Journal of Computational Chemistry 01/2011; 32(1):54-69. · 3.84 Impact Factor
  • P. Cicotti, S.B. Baden
    [show abstract] [hide abstract]
    ABSTRACT: In the current practice, scientific programmer and HPC users are required to develop code that exposes a high degree of parallelism, exhibits high locality, dynamically adapts to the available resources, and hides communication latency. Hiding communication latency is crucial to realize the potential of today's distributed memory machines with highly parallel processing modules, and technological trends indicate that communication latencies will continue to be an issue as the performance gap between computation and communication widens. However, under Bulk Synchronous Parallel models, the predominant paradigm in scientific computing, scheduling is embedded into the application code. All the phases of a computation are defined and laid out as a linear sequence of operations limiting overlap and the program's ability to adapt to communication delays. In this paper we present an alternative model, called Tarragon, to overcome the limitations of Bulk Synchronous Parallelism. Tarragon, which is based on dataflow, targets latency tolerant scientific computations. Tarragon supports a task-dependency graph abstraction in which tasks, the basic unit of computation, are organized as a graph according to their data dependencies, i.e. task precedence. In addition to the task graph, Tarragon supports metadata abstractions, annotations to the task graph, to express locality information and scheduling policies to improve performance. Tarragon's functionality and underlying programming methodology are demonstrated on three classes of computations used in scientific domains: structured grids, sparse linear algebra, and dynamic programming. In the application studies, Tarragon implementations achieve high performance, in many cases exceeding the performance of equivalent latency-tolerant, hard coded MPI implementations.
    Data-Flow Execution Models for Extreme Scale Computing (DFM), 2011 First Workshop on; 01/2011
  • [show abstract] [hide abstract]
    ABSTRACT: Systems with hardware accelerators speedup applications by offloading certain compute operations that can run faster on accelerators. Thus, it is not surprising that many of top500 supercomputers use accelerators. However, in addition to procurement cost, significant programming and porting effort is required to realize the potential benefit of such accelerators. Hence, before building such a system it is prudent to answer the question ‘what is the projected performance benefit from accelerators for workloads of interest?’ We address this question by way of a performance-modeling framework, which predicts realizable application performance on accelerators speedily and accurately without going to the considerable effort of porting and tuning.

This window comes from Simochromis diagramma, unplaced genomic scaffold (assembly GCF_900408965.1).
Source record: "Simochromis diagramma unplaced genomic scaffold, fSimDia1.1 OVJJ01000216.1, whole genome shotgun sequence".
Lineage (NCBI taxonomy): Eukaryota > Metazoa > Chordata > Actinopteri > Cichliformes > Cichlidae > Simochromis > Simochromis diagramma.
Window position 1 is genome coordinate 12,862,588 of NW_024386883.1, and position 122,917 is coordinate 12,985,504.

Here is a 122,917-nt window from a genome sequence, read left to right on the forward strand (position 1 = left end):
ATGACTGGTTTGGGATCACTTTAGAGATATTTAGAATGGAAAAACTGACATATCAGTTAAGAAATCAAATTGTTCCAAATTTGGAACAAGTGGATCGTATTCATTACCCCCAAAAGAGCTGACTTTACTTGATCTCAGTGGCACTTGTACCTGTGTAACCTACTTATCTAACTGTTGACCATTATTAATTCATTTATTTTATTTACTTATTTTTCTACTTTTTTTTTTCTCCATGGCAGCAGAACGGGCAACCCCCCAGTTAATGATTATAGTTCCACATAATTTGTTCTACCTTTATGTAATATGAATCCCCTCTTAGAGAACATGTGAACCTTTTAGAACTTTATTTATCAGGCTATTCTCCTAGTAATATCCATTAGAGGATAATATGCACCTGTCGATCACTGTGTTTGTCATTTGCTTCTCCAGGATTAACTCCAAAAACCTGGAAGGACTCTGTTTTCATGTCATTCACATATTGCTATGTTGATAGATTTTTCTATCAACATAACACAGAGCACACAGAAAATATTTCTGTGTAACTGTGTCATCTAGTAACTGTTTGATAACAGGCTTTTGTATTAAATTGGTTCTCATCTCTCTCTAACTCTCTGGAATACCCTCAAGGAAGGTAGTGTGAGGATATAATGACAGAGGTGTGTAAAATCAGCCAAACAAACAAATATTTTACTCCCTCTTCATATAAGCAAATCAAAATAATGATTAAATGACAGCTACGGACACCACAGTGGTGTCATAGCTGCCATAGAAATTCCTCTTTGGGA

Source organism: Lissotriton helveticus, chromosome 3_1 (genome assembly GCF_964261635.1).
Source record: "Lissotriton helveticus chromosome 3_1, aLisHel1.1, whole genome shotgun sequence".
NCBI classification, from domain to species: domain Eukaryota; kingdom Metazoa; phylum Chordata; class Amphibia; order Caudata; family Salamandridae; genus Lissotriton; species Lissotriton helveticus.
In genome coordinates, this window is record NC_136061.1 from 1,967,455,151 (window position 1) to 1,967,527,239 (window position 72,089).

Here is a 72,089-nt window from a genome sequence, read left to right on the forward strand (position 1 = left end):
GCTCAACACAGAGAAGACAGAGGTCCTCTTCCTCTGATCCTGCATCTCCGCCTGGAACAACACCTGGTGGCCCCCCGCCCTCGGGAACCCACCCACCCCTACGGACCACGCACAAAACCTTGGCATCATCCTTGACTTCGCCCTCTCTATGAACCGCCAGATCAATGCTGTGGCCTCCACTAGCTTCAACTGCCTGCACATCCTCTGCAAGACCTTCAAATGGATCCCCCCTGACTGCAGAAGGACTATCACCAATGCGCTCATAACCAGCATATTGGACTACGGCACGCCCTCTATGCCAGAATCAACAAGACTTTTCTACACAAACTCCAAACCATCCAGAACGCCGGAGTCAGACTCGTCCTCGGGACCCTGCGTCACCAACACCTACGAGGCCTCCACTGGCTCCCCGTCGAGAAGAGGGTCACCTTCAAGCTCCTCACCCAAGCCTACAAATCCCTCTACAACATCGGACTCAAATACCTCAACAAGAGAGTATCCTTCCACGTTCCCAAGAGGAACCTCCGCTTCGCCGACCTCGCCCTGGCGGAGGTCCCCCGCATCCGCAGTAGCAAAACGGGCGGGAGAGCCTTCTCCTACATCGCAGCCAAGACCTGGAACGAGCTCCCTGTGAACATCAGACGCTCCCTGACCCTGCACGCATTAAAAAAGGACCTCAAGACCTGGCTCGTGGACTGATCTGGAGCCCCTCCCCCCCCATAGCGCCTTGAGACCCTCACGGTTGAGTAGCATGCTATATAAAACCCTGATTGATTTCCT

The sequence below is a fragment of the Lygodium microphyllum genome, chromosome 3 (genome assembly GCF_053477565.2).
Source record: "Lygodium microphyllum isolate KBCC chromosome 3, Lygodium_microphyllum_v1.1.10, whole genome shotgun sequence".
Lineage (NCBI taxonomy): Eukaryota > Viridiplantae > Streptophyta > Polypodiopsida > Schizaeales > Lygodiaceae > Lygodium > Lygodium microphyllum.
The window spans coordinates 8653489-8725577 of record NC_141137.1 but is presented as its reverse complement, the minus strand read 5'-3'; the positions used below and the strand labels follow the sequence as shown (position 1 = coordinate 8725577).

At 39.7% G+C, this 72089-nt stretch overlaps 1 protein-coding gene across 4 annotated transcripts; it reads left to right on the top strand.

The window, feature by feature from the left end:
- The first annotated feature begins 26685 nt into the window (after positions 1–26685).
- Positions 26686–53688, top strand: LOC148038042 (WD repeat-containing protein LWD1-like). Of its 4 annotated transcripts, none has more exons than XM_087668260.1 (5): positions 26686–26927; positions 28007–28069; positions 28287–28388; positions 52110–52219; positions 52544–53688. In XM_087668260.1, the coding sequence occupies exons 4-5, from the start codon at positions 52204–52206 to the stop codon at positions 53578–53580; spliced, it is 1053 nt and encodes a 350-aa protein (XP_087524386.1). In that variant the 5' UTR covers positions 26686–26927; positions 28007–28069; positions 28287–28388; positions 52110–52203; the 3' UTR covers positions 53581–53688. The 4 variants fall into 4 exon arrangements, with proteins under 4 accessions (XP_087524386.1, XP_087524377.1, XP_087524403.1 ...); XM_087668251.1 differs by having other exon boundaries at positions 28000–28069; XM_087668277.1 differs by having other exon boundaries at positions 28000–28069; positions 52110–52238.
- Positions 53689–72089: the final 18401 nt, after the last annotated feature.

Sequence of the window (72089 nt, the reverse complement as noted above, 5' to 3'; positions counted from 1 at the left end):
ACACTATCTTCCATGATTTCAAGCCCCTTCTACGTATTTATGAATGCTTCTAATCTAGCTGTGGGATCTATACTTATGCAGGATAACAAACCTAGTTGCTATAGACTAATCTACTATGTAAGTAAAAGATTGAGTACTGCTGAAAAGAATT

International Journal of High Performance Computing Applications 01/2011; 27(2). · 1.30 Impact Factor
  • Source
    Didem Unat, Xing Cai, Scott B. Baden
    [show abstract] [hide abstract]
    ABSTRACT: We present Mint, a programming model that enables the non-expert to enjoy the performance benefits of hand coded CUDA without becoming entangled in the details. Mint targets stencil methods, which are an important class of scientific applications. We have implemented the Mint programming model with a source-to-source translator that generates optimized CUDA C from traditional C source. The translator relies on annotations to guide translation at a high level. The set of pragmas is small, and the model is compact and simple. Yet, Mint is able to deliver performance competitive with painstakingly hand-optimized CUDA. We show that, for a set of widely used stencil kernels, Mint realized 80% of the performance obtained from aggressively optimized CUDA on the 200 series NVIDIA GPUs. Our optimizations target three dimensional kernels, which present a daunting array of optimizations.
    Proceedings of the 25th International Conference on Supercomputing, 2011, Tucson, AZ, USA, May 31 - June 04, 2011; 01/2011
  • Source
    [show abstract] [hide abstract]
    ABSTRACT: An overview of the parallel algorithms for ab initio molecular dynamics (AIMD) used in the NWChem program package is presented, including recent developments for computing exact exchange. These algorithms make use of a two-dimensional processor geometry proposed by Gygi et al. for use in AIMD algorithms. Using this strategy, a highly scalable algorithm for exact exchange has been developed and incorporated into AIMD. This new algorithm for exact exchange employs an incomplete butterfly to overcome the bottleneck associated with exact exchange term, and it makes judicious use of data replication. Initial testing has shown that this algorithm can scale to over 20,000 CPUs even for a modest size simulation.
    Journal of Physics Conference Series 09/2010; 180(1).
  • Source
    [show abstract] [hide abstract]